The tips in this great article from Fast Company shares hacks on maintaining workplace productivity when working remotely or independently and are equally useful whether you’re a student or and employee who is staying at home to limit the spread of the coronavirus
Check out this article by neuro scientist Amwesha Bannerjee. Bannerjee talks about how her fear of public speaking kept her from sharing her research publicly. She describes how she overcame that fear – by acknowledging and accepting that the fear was a normal function of the brain and over time, embracing that fear.
Fear has kept me from any number of things. A fear of math kept me from pursuing a degree in Economics and a career in finance or banking. A fear of not being a Renoir or a knitting ninja kept me from painting and knitting. And a fear of change kept me stuck in a career that was becoming less and less fulfilling as each day went by. As I look back, I realized that I embraced the fears by accepting that fear is completely normal when I doing something I don’t know how to do – by embracing my inner learner. As a result, I’ve moved from a stifling corporate role to my passion of learning, teaching and coaching, I knit, I paint and I teach Accounting. One thing I’m pledging to put more attention to is my fear of being a duff on the golf course – I’m going to work on embracing that fear this summer.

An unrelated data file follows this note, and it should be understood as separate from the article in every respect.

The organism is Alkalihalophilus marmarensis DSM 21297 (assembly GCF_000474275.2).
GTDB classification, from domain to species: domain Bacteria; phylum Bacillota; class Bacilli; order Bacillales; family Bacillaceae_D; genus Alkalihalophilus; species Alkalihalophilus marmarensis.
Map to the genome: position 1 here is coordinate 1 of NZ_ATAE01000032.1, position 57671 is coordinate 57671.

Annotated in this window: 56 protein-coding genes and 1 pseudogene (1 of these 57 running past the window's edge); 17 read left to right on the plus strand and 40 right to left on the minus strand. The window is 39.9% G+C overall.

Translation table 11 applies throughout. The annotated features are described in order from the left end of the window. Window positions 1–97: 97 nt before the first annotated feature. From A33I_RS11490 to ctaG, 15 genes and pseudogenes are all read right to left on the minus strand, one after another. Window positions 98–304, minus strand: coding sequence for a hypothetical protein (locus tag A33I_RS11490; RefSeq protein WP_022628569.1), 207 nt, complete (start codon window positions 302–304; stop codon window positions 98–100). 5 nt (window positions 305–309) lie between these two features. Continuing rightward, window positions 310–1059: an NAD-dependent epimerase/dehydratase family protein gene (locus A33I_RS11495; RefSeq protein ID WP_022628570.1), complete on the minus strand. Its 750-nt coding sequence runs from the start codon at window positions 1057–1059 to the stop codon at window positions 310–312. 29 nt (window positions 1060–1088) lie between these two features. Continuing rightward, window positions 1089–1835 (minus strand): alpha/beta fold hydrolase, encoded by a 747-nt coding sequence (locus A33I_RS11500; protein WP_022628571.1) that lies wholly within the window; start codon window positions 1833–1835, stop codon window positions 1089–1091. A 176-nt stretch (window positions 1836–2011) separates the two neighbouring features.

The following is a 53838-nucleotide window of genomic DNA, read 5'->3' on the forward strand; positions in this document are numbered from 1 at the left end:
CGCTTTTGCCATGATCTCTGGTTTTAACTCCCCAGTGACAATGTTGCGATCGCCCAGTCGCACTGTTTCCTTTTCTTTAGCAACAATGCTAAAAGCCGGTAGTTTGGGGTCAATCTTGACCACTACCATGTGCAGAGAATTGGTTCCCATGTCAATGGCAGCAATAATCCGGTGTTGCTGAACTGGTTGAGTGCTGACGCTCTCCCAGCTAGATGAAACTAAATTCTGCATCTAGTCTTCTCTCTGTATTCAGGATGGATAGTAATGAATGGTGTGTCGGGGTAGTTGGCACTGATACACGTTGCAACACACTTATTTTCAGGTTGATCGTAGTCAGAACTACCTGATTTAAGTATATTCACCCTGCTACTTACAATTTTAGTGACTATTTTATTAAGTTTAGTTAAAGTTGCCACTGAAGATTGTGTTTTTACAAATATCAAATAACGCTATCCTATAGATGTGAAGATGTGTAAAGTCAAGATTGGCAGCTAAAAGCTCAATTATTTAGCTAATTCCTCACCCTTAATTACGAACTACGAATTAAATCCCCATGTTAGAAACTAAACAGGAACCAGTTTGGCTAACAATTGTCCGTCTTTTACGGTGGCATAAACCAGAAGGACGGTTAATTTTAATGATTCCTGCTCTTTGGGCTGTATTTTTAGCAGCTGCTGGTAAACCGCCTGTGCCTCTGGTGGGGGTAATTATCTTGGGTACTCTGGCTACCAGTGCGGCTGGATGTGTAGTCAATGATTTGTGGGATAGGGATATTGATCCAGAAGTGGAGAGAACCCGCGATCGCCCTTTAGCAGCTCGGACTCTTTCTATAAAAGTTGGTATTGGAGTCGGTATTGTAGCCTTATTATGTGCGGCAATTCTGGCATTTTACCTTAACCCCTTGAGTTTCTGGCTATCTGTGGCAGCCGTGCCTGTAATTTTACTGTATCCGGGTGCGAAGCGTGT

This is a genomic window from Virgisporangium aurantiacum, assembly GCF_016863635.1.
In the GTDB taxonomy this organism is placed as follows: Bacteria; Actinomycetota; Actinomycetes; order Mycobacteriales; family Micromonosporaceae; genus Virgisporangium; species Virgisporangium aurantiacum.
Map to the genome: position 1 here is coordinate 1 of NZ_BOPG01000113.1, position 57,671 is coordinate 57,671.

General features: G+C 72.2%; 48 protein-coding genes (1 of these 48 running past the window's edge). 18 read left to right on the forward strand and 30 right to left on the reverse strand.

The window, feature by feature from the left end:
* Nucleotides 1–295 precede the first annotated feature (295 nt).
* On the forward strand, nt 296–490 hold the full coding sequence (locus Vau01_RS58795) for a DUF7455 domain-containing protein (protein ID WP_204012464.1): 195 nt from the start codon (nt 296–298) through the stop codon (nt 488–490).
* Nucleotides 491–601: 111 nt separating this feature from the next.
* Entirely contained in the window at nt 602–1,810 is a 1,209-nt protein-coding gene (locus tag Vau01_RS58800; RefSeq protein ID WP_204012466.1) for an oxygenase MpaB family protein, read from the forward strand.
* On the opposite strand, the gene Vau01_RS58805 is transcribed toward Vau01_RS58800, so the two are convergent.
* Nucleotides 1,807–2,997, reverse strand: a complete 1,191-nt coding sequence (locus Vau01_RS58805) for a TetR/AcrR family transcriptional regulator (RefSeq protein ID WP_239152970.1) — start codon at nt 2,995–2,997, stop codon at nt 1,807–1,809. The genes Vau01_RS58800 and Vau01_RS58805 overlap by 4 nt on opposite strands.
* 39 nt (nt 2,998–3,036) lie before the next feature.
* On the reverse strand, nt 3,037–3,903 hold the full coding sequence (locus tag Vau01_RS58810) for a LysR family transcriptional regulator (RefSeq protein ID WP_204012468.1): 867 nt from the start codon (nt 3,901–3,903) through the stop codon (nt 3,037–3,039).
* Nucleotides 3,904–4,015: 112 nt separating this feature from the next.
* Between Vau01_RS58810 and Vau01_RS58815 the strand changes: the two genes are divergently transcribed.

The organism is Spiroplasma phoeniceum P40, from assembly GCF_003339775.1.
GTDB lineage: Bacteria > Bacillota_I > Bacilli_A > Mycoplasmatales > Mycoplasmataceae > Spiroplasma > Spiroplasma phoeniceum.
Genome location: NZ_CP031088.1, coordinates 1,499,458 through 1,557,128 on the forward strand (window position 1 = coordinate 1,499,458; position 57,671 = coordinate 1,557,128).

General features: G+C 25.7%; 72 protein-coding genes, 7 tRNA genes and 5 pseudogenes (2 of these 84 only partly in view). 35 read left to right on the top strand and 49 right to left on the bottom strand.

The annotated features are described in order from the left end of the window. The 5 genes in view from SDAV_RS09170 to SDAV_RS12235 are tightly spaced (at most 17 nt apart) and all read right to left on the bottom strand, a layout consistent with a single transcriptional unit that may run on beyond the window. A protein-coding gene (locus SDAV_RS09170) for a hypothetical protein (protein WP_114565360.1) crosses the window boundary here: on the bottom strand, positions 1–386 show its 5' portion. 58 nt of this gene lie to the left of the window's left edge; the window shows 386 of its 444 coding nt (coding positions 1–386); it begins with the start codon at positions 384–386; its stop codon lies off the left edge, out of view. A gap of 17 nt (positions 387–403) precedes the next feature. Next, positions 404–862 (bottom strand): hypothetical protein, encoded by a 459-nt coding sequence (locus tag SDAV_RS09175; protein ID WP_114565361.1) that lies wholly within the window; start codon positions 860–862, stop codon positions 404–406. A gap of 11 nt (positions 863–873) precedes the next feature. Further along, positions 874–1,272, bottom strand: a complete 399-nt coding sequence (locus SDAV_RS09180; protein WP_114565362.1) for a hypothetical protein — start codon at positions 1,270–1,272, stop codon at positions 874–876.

Curious about you : what fear are you ready to embrace or have you already conquered? How?
I just read this blog post from the Harvard Business Review, which discusses the perils of being so focused on one thing that it defines who you are. The post discusses it in the context of a career but it could so easily apply to any element.
For me, it’s definitely been my career that’s been that one thing. In my corporate days, I lived and breathed my job, even though countless people warned me about the related danger and risk of burn out. I started to see the same patterns repeat in my second career as faculty. It’s what happens when you love what you do.
This time though, thanks to a superb circle of people who care- my family, my friends at Skagit Valley College and beyond and a number of my program participants, I’ve caught myself. Realizing that I was falling into that swirling sink hole of working almost non stop and seeing the impact it was starting to have on my effectiveness as an instructor and on my relationships, I caught myself. I’ve pulled back the hours, redeployed some of that time for me and my interests : knitting, art, walking, reading, time with my loved ones including my Bandit. And guess what: by working less, because I’m rested and relaxed, I’m achieving more – funny that!
So what about you? How have you dealt with the risk of burn out? When do you see the signs of the slippery slope? How do bring yourself back?